An excerpt from Jesse Hewit’s piece on Upstanding Others as part of the 2018 CounterPulse Festival. Originally published on SFMOMA’s Open Space. Read the full piece here.
Upstanding Others was an experiment that happened within the inaugural CounterPulse Festival, and it happened from March 12 through March 17, 2018. There were eight to ten people in a room (or series of rooms) every day for a chunk of hours, some chunks larger than others. Olga, Sasha, and Nina were “from Russia,” Saulaman and Megan were “from US swing states,” and Tara, Jose, and Zulficar were “local.” Nastya, who is a curator “from Russia,” was often in the room, as was I. These places that we are supposedly “from” provoked our being brought together, and it was implied that conversation or collision or bridging would happen because of these places. But people mostly didn’t care. Other things happened, and over the course of the week, I watched the other things.
On being one among others:
She was curious about the texture and look of the street. There were colors and edges that were so completely strange to her that she could not think about anything else. She tried to be really attentive in the group, but every time someone mentioned something about blue or sharp or looking, she got ignited and blurted out a question or very recent street memory. Her world was crisp and clear from the inside; it didn’t mix organically with the wash of fleshy and fast angst that was the outside, the others. These people were just too shifty. Her trust of objects always won out, so she preferred to share herself most intimately with the wall or the piece of wood lying on the table, and not move quickly at all. I zeroed in on her immediately. I too was slow and trusted the wall.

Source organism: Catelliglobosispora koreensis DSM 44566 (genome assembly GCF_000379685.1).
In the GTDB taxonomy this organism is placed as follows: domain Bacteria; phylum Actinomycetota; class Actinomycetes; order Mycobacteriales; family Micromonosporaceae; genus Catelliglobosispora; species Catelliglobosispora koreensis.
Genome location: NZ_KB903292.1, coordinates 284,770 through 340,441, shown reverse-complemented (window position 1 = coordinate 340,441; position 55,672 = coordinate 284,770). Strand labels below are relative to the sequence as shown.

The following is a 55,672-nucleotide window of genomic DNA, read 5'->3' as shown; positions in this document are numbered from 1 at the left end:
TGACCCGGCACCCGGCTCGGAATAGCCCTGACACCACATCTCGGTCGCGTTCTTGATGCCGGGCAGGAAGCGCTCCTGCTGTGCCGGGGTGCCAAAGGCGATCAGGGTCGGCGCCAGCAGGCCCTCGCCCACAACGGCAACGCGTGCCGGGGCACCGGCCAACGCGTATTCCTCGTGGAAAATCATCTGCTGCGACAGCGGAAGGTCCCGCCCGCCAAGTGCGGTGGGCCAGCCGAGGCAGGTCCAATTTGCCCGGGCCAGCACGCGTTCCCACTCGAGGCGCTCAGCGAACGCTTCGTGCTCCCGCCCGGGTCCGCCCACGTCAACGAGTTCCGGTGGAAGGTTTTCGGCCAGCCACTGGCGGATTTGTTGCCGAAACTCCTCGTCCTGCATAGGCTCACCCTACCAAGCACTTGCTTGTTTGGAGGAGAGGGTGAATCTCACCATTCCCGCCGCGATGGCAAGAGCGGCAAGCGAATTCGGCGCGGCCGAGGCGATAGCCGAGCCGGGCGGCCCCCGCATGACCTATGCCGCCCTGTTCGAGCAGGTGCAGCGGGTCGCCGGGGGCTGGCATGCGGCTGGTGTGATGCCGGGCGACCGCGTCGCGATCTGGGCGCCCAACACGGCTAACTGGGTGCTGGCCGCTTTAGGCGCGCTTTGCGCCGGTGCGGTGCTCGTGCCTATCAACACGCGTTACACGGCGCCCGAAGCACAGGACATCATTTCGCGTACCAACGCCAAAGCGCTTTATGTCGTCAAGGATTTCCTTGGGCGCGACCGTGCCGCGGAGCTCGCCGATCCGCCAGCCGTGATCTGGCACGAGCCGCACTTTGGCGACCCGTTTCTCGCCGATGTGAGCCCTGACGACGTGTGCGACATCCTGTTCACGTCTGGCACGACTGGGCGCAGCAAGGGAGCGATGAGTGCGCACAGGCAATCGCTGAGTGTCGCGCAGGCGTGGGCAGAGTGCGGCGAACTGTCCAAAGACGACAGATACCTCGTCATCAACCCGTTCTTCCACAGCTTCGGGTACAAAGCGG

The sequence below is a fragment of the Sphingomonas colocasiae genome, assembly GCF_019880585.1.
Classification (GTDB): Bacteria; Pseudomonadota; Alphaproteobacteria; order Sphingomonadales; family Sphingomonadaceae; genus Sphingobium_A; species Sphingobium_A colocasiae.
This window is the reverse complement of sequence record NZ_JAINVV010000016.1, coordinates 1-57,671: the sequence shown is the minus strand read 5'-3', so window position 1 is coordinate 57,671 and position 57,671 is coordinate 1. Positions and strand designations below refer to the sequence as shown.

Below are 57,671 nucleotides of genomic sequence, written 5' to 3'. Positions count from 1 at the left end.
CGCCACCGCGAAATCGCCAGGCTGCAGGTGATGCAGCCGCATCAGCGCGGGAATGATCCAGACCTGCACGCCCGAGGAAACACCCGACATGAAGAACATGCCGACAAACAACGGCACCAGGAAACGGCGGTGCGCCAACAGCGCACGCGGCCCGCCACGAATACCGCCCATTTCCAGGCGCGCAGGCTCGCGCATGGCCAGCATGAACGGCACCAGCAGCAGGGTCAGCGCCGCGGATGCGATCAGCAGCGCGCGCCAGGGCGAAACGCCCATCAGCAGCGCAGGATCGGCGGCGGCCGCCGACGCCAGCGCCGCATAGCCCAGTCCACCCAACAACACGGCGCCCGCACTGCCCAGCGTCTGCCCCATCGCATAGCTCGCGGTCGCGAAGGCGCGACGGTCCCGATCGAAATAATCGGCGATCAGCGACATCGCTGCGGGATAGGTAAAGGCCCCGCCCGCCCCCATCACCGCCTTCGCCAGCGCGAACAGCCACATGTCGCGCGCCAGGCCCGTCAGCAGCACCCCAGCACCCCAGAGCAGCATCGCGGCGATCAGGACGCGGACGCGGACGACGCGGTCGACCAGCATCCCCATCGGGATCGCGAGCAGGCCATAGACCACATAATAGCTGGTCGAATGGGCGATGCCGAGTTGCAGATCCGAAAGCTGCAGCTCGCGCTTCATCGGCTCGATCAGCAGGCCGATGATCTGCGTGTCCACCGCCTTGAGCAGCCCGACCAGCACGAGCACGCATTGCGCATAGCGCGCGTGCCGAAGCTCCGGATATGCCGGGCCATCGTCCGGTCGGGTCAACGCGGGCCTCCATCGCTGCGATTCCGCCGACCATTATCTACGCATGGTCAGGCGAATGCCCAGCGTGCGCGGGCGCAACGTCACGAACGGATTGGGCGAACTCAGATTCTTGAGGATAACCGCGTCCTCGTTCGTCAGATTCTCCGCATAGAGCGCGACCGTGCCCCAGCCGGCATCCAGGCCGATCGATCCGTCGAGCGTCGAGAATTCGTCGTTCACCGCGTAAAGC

On the week:
I was with the group during four of the six days: Monday, Wednesday, Friday, and Saturday. Monday had the light of possibility; ease was in the room. Everyone agreed early on that whatever was to happen on Saturday (the culminating presentation) in front of an audience was not going to be a performance about Russia and the US. It was startlingly clear and unanimous, in fact. Various proposals of research and task revealed the interests of the artist from which they came. People with their eyes closed danced in silence with objects as others watched and manipulated the terrain and personnel around the dancer. In response to this, She said, “When you watch a person deal with an object, you see who they are.” I agreed. Later, a choreographic exercise in impulse re-direction was offered and muscled through. One in the group, who was “not a dancer,” attempted the exercise in a just-so way, a revelation for the one who offered it. Everyone was really looking, and things felt ripe. The day ended with an iPhone in a cup, the group circled around it, recording the asking of 100 questions: questions about each other, the collective, our assumptions and frames, the week, the many worlds. By the time I re-entered the group on Wednesday, something else had settled in. A number of the artists had begun, whether consciously or not, to do the thing that artists are pushed to do again and again: concern themselves almost exclusively with product. The weather of the group changed, as attention and tension were placed on “the show,” Saturday’s public engagement, where the group was to somehow present what had happened.